The co-founder of P.F. Chang’s shares his recipe to success

Co-founder of P.F. Chang's Philip Chiang (Courtesy Philip Chiang)

Co-founder of P.F. Chang’s Philip Chiang (Courtesy Philip Chiang)

Philip Chiang always wanted to be an artist, but life had other plans for him. At 67, he is the co-founder and consultant for the 200-plus Chinese restaurant chain, with a nearly $1 billion revenue, P.F. Chang’s.

Chiang’s parents left China in 1949 to flee Mao Zedong’s communist dictatorship, and so Chiang spent most of his childhood in Japan. At 14, he migrated, with his mother and sister, to San Francisco’s Chinatown.

He credits his success today to his mother, Cecilia Chiang, who has been nicknamed “the mother of Chinese food in America” and is also winner of the 2013 James Beard Foundation Award for lifetime achievement.

Cecilia Chiang, 95

Cecilia Chiang, 95 (Courtesy Philip Chiang)

At a time when the U.S. was only familiar with Cantonese cuisine, she introduced Mandarin cuisine of Northern China by opening the Mandarin restaurant in the 1960’s.

“She wasn’t a restaurateur – she just somehow got into it,” says Chiang proudly about his mother. “She became very successful and well-known – so things worked out. I think the intention was just to pay the bills.”

He goes on to explain that his mother was the seventh daughter of an aristocratic family. She grew up in a large courtyard home characteristic of upper class families, but the family lost everything during the Chinese Communist Revolution.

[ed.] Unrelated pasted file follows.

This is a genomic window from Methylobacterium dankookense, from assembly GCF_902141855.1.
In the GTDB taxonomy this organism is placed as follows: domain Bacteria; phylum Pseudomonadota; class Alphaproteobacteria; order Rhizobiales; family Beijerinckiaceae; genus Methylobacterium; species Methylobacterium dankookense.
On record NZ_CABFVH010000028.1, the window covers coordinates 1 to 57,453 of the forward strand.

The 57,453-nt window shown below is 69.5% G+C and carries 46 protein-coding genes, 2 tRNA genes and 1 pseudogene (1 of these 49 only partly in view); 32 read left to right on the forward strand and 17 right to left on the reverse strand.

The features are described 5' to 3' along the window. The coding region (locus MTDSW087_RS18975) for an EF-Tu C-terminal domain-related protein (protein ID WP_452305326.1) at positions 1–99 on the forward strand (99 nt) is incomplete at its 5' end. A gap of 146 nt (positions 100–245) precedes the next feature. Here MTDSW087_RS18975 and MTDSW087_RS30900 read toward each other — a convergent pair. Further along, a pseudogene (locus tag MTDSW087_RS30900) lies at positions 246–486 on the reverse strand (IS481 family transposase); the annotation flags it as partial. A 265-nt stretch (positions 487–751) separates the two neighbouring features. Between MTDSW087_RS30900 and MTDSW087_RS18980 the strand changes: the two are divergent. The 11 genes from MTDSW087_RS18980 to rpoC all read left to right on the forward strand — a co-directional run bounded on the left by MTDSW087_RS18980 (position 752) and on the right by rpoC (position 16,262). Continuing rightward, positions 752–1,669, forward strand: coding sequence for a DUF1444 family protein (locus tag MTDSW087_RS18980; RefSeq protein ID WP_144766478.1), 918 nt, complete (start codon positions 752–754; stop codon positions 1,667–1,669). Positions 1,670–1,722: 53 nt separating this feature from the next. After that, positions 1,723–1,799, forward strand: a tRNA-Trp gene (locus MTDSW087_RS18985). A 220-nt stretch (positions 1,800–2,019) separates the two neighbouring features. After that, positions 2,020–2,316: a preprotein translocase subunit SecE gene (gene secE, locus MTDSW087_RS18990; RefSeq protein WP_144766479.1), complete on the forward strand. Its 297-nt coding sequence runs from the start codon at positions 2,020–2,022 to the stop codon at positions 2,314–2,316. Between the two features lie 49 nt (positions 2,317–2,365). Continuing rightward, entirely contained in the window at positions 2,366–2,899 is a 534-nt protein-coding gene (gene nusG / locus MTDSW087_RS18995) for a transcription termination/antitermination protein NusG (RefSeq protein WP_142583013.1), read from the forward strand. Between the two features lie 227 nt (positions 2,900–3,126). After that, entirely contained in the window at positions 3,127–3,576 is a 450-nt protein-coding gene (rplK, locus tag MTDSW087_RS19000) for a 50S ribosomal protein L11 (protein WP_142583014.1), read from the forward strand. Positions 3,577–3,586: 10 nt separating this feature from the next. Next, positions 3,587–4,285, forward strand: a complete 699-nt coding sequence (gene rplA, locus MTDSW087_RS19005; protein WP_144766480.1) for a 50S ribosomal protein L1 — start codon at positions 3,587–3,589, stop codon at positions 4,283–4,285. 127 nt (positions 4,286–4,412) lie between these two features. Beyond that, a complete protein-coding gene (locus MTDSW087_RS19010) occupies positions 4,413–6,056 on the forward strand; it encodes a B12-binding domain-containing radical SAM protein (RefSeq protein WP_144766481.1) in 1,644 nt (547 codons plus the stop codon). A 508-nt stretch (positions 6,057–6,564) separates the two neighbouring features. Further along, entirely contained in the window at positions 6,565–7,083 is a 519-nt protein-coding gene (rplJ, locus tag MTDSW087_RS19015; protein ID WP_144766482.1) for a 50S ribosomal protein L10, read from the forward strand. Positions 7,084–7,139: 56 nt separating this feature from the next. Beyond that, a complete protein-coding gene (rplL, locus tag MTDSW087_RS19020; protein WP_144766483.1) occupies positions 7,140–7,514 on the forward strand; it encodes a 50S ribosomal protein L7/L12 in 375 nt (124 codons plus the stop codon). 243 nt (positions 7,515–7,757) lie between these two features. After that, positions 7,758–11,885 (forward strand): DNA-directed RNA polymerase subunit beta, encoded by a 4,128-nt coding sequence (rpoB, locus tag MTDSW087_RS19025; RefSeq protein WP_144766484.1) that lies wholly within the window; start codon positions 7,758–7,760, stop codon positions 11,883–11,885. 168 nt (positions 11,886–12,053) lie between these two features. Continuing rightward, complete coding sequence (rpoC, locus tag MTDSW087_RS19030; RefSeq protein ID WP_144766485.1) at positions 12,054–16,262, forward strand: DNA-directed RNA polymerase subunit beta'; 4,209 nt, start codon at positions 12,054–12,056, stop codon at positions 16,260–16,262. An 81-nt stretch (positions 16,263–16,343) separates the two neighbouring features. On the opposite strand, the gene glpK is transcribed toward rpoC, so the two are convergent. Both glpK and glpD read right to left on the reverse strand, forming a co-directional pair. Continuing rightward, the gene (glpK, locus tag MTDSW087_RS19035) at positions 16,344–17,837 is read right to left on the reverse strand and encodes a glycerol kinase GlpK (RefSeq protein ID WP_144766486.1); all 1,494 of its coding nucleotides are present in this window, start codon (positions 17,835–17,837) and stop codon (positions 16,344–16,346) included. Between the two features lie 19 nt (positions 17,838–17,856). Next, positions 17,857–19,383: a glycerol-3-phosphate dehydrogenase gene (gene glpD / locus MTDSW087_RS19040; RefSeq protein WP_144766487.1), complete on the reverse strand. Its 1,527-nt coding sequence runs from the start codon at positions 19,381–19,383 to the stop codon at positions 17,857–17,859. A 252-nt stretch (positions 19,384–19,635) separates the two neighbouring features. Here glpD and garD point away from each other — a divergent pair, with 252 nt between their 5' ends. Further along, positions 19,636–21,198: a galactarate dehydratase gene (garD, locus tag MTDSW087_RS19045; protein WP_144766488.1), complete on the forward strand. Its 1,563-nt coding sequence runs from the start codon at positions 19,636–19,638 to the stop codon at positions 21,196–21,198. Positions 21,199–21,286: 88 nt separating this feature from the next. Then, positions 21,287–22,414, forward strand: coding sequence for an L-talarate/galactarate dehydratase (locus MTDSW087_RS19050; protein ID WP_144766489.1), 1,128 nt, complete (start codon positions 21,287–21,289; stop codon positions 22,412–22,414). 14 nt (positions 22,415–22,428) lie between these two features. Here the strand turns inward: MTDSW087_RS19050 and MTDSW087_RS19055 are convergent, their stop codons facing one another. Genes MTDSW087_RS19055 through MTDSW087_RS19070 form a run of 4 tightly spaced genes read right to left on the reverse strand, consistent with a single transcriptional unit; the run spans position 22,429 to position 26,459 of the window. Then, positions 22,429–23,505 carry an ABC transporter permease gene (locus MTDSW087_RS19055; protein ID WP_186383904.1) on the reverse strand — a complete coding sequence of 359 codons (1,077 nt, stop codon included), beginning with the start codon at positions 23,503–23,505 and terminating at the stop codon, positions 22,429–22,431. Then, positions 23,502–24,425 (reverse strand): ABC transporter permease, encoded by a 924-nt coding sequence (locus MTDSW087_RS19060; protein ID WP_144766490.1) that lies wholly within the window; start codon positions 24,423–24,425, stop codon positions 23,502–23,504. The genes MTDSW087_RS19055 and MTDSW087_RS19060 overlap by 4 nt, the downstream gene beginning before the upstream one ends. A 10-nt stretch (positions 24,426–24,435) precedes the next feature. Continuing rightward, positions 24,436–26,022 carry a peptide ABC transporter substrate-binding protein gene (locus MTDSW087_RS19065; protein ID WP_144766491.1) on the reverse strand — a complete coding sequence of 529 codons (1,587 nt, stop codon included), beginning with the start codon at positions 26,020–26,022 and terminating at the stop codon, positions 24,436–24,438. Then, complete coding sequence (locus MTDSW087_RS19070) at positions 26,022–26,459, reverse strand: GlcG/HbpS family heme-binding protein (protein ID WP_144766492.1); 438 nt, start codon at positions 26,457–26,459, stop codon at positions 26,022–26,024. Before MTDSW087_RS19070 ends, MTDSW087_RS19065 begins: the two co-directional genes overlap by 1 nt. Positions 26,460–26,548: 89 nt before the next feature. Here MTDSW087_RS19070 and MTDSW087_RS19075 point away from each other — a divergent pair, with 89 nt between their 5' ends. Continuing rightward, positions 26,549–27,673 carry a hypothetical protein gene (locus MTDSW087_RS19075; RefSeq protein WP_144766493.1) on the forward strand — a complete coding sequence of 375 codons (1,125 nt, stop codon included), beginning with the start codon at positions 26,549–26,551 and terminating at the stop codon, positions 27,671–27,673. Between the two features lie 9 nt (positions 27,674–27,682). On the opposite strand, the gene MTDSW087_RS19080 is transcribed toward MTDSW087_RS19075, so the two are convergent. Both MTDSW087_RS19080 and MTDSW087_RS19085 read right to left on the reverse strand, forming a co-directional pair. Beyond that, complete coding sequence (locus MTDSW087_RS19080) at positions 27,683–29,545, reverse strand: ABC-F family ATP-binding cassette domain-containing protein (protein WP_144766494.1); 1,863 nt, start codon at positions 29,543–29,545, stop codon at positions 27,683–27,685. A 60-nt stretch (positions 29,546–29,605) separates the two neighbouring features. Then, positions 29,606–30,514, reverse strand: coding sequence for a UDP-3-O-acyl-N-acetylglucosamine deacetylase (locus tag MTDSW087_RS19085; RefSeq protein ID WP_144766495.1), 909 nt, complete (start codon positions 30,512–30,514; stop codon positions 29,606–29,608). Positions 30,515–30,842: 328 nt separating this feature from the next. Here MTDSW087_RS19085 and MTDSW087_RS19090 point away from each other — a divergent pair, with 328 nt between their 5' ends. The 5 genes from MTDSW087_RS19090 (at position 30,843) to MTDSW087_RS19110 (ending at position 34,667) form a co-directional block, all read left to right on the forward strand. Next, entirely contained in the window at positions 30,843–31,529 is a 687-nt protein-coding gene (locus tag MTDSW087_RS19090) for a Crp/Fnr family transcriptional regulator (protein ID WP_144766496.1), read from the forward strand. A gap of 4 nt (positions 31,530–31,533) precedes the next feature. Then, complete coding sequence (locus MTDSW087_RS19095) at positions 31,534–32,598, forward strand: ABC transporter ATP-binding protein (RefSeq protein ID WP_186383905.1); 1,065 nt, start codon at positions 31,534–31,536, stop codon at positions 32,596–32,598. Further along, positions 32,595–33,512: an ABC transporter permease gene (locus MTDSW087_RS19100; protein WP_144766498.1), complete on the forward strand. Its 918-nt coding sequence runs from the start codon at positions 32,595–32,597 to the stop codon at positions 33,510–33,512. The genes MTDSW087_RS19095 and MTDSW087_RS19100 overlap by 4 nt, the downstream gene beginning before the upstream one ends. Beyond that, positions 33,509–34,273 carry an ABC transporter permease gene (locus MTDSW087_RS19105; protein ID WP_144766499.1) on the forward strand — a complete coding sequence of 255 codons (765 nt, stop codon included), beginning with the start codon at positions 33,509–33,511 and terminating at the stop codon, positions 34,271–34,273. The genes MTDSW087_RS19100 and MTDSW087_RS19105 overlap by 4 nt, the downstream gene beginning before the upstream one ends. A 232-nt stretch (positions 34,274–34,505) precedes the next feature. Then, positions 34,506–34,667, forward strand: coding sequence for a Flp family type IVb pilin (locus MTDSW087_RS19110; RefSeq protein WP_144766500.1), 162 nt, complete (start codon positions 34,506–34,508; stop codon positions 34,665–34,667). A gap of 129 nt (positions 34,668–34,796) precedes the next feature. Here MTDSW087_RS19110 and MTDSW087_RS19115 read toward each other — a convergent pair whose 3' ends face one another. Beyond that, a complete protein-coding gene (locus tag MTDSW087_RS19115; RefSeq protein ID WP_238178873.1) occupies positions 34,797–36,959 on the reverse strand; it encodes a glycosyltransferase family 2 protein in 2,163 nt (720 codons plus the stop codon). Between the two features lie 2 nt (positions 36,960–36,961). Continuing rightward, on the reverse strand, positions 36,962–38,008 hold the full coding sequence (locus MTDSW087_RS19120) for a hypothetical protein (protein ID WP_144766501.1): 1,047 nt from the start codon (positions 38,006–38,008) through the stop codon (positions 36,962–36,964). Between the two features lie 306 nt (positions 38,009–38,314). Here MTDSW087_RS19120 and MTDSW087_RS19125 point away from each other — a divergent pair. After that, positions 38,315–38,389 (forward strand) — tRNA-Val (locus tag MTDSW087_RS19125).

“She’s a survivor,” says Chiang, who learned most things, including recipes, from his mother.

While he was an art student in Los Angeles, Chiang used to help his mom out at the Mandarin, when it moved to Beverly Hills.

“I was the busboy and did miscellaneous stuff around the restaurant,” says Chiang, not knowing at the time how that would come in handy later on.

The experience actually inspired him to open his own restaurant, reflecting his own personality –  simple and laid back. He called it Mandarette.

“It was a more casual, younger cafe,” says Chiang. “I liked the fancier food that my mom had, but I craved more everyday food – casual dining, instead of fancy that my mom was doing.

He opened Mandarette in Los Angeles where, he says, everyone is on a health kick.

“The food was lighter fresher, more health-oriented…and that’s what attracted people,” says Chiang.

As luck would have it, one of his customers there was Paul Fleming – owner of the famed Ruth Chris Steakhouse. Fleming became a big fan of Chiang’s food and asked him to help him open up a Chinese food restaurant in Scottsdale, Ariz. That was the first P.F. Chang’s which opened in 1993.

“It was never meant to be a chain,” recalls Chiang. “After we did the first and second one, there was still no thought to do a chain. It just kept expanding, and we went along with it, and it grew.”

The Los Angeles resident says what he believes led to the chain’s success is that they serve the Chinese food which he himself likes to eat.

“Clean and simple,” says Chiang, who is now helping P.F. Chang’s with its international expansion when he’s not pursuing his art career (he just joined Instagram with the name “ChiangPhilip” to display his latest paintings inspired by nature). “I’m still doing the same thing 20 years later.”

He says being a restaurateur is a very difficult career, but his recipe to success is simple:

“In the end, I think people don’t need something different, just something really good,” says Chiang. “Very few people can do something well – even if it’s just a burger, or a salad – just do it really well.”

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